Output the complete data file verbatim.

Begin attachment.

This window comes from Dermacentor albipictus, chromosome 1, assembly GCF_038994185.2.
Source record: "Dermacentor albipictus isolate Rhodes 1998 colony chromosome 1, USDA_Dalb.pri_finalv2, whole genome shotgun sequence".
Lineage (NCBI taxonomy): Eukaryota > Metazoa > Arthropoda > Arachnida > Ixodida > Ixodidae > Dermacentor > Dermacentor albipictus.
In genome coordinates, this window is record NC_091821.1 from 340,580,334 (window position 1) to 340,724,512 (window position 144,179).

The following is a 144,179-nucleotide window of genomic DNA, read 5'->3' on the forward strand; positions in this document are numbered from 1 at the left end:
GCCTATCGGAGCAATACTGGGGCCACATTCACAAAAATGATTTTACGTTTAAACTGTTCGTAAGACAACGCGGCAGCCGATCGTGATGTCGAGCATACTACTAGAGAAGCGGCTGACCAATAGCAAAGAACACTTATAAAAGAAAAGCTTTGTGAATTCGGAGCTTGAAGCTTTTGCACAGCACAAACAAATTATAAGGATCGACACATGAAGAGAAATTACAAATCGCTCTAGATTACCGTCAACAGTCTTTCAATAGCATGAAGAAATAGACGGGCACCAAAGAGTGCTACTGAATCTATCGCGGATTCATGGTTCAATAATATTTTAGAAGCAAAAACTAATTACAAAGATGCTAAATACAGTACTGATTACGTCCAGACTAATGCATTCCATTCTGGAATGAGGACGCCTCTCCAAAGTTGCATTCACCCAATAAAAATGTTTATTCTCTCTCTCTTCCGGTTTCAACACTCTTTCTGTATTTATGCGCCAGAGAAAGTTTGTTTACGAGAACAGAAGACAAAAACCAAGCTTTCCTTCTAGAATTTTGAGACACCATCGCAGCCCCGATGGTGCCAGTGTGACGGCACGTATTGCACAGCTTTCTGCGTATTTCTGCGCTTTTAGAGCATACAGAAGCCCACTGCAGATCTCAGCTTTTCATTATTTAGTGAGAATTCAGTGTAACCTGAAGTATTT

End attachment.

This window comes from Dermacentor albipictus, chromosome 1, assembly GCF_038994185.2.
Source record: "Dermacentor albipictus isolate Rhodes 1998 colony chromosome 1, USDA_Dalb.pri_finalv2, whole genome shotgun sequence".
Lineage (NCBI taxonomy): Eukaryota > Metazoa > Arthropoda > Arachnida > Ixodida > Ixodidae > Dermacentor > Dermacentor albipictus.
In genome coordinates, this window is record NC_091821.1 from 340,580,334 (window position 1) to 340,724,512 (window position 144,179).

The following is a 144,179-nucleotide window of genomic DNA, read 5'->3' on the forward strand; positions in this document are numbered from 1 at the left end:
GCCTATCGGAGCAATACTGGGGCCACATTCACAAAAATGATTTTACGTTTAAACTGTTCGTAAGACAACGCGGCAGCCGATCGTGATGTCGAGCATACTACTAGAGAAGCGGCTGACCAATAGCAAAGAACACTTATAAAAGAAAAGCTTTGTGAATTCGGAGCTTGAAGCTTTTGCACAGCACAAACAAATTATAAGGATCGACACATGAAGAGAAATTACAAATCGCTCTAGATTACCGTCAACAGTCTTTCAATAGCATGAAGAAATAGACGGGCACCAAAGAGTGCTACTGAATCTATCGCGGATTCATGGTTCAATAATATTTTAGAAGCAAAAACTAATTACAAAGATGCTAAATACAGTACTGATTACGTCCAGACTAATGCATTCCATTCTGGAATGAGGACGCCTCTCCAAAGTTGCATTCACCCAATAAAAATGTTTATTCTCTCTCTCTTCCGGTTTCAACACTCTTTCTGTATTTATGCGCCAGAGAAAGTTTGTTTACGAGAACAGAAGACAAAAACCAAGCTTTCCTTCTAGAATTTTGAGACACCATCGCAGCCCCGATGGTGCCAGTGTGACGGCACGTATTGCACAGCTTTCTGCGTATTTCTGCGCTTTTAGAGCATACAGAAGCCCACTGCAGATCTCAGCTTTTCATTATTTAGTGAGAATTCAGTGTAACCTGAAGTATTT